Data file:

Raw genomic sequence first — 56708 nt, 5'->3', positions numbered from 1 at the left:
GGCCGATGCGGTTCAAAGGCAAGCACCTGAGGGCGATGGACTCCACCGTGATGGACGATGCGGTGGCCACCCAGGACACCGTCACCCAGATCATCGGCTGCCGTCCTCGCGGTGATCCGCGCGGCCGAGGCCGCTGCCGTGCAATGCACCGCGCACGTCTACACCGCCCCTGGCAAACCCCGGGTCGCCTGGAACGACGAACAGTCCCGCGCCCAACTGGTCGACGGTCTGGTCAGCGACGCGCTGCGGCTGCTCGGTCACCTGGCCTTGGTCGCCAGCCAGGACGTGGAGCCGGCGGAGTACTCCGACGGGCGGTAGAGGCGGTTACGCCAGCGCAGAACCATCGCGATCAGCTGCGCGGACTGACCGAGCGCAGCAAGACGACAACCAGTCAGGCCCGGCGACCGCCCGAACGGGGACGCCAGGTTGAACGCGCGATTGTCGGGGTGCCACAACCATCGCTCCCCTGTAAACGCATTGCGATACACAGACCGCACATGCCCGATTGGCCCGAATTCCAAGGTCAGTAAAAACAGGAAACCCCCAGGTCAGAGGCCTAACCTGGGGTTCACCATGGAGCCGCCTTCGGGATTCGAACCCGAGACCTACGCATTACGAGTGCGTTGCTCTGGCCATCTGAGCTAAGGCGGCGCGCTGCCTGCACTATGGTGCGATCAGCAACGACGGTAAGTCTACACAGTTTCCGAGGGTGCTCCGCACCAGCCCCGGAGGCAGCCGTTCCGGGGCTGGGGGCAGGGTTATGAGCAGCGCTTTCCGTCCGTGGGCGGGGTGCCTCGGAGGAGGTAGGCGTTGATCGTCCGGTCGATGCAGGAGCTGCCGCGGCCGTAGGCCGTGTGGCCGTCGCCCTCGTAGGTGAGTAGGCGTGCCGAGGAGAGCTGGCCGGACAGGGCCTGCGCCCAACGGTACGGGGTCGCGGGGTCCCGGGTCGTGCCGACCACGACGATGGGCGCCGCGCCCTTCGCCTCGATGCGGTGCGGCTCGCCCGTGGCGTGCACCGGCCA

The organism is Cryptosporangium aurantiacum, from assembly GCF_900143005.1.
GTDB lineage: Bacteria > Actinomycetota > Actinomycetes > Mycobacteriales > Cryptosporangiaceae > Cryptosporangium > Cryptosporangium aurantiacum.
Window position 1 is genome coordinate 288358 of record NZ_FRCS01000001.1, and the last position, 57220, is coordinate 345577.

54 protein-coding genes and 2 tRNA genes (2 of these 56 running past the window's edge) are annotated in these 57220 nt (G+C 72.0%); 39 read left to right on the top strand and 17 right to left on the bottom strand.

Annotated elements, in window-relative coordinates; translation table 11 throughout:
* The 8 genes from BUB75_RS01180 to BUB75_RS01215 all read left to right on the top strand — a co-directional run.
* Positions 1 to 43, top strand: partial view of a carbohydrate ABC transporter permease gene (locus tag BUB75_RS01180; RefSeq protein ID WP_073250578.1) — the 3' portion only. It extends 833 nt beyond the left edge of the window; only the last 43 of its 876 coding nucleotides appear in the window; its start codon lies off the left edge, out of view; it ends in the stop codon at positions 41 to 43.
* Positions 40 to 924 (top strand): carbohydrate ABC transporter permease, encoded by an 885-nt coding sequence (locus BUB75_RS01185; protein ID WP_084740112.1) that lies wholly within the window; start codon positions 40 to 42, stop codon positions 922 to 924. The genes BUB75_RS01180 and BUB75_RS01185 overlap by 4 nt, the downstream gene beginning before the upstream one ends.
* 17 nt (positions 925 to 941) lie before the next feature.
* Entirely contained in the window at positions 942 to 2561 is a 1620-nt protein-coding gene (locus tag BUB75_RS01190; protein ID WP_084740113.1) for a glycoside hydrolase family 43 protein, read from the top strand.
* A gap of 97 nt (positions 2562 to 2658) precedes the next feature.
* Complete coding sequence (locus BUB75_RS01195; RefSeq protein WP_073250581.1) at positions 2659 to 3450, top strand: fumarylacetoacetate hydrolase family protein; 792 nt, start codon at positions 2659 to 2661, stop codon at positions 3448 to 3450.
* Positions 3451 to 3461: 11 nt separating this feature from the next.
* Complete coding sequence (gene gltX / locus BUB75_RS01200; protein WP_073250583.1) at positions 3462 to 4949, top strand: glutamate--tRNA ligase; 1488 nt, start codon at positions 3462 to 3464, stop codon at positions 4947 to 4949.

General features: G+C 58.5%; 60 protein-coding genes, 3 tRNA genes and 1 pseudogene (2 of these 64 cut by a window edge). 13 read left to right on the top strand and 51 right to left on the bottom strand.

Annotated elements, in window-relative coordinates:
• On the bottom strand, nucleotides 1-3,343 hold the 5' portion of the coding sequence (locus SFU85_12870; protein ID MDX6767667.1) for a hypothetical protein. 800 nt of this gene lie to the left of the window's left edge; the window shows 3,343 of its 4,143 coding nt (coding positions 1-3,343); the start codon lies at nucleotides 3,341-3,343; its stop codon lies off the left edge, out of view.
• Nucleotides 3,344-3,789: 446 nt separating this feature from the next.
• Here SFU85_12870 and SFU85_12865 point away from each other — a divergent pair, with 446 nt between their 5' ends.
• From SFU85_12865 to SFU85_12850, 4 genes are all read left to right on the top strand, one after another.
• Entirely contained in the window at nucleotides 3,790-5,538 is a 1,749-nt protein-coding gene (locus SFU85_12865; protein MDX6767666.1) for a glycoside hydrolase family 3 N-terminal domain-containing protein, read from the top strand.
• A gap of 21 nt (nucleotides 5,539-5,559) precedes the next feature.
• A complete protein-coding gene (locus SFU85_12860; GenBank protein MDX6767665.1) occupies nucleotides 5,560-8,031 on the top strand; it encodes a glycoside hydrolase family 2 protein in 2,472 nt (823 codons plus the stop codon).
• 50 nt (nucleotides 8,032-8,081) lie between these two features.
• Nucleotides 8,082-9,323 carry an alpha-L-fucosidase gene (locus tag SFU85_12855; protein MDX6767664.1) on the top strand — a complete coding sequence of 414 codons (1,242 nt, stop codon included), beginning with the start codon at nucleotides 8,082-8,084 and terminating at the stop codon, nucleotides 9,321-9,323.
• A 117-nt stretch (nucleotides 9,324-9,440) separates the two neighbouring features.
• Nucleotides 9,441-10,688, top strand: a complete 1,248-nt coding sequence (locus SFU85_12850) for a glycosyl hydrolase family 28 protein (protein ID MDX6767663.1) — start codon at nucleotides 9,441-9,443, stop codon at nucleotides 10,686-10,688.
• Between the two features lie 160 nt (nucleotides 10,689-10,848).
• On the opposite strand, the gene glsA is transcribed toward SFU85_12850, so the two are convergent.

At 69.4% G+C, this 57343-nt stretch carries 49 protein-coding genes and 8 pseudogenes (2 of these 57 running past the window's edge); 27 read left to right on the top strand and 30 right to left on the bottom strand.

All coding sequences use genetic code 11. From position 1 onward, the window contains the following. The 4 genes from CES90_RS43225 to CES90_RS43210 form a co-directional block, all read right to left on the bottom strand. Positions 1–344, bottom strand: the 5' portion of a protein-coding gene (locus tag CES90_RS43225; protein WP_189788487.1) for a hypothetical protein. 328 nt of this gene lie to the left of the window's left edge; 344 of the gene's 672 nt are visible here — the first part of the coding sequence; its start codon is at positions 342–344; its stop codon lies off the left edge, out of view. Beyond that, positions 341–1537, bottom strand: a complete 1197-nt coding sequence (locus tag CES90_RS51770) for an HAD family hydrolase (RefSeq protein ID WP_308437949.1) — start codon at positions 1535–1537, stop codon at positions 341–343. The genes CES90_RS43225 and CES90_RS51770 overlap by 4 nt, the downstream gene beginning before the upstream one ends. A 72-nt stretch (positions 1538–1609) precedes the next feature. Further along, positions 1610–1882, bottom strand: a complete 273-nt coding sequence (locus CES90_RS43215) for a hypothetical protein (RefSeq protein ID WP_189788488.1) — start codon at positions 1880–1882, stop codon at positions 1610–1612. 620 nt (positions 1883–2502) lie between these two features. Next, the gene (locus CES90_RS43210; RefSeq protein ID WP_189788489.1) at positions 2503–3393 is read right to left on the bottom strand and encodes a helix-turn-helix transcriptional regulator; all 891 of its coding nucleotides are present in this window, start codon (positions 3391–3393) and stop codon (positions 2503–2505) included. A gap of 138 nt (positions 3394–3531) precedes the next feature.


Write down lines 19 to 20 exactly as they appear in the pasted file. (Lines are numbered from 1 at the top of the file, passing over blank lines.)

• On the bottom strand, nucleotides 1-3,343 hold the 5' portion of the coding sequence (locus SFU85_12870; protein ID MDX6767667.1) for a hypothetical protein. 800 nt of this gene lie to the left of the window's left edge; the window shows 3,343 of its 4,143 coding nt (coding positions 1-3,343); the start codon lies at nucleotides 3,341-3,343; its stop codon lies off the left edge, out of view.
• Nucleotides 3,344-3,789: 446 nt separating this feature from the next.